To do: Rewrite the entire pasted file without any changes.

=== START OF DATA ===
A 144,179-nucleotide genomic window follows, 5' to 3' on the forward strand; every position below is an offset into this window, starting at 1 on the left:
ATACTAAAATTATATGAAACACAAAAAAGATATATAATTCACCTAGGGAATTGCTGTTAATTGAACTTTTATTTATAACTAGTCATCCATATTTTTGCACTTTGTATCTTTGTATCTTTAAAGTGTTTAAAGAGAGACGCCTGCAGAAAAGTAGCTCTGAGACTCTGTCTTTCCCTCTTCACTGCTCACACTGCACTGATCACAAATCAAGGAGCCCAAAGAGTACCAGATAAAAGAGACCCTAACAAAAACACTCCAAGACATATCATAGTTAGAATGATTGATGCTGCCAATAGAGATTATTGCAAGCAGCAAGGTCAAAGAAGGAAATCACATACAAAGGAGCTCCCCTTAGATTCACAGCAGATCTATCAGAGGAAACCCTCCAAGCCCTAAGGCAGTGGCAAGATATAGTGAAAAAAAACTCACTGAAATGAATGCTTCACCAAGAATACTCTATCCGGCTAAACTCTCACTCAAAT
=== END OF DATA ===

A 144,179-nucleotide genomic window follows, 5' to 3' on the forward strand; every position below is an offset into this window, starting at 1 on the left:
ATACTAAAATTATATGAAACACAAAAAAGATATATAATTCACCTAGGGAATTGCTGTTAATTGAACTTTTATTTATAACTAGTCATCCATATTTTTGCACTTTGTATCTTTGTATCTTTAAAGTGTTTAAAGAGAGACGCCTGCAGAAAAGTAGCTCTGAGACTCTGTCTTTCCCTCTTCACTGCTCACACTGCACTGATCACAAATCAAGGAGCCCAAAGAGTACCAGATAAAAGAGACCCTAACAAAAACACTCCAAGACATATCATAGTTAGAATGATTGATGCTGCCAATAGAGATTATTGCAAGCAGCAAGGTCAAAGAAGGAAATCACATACAAAGGAGCTCCCCTTAGATTCACAGCAGATCTATCAGAGGAAACCCTCCAAGCCCTAAGGCAGTGGCAAGATATAGTGAAAAAAAACTCACTGAAATGAATGCTTCACCAAGAATACTCTATCCGGCTAAACTCTCACTCAAAT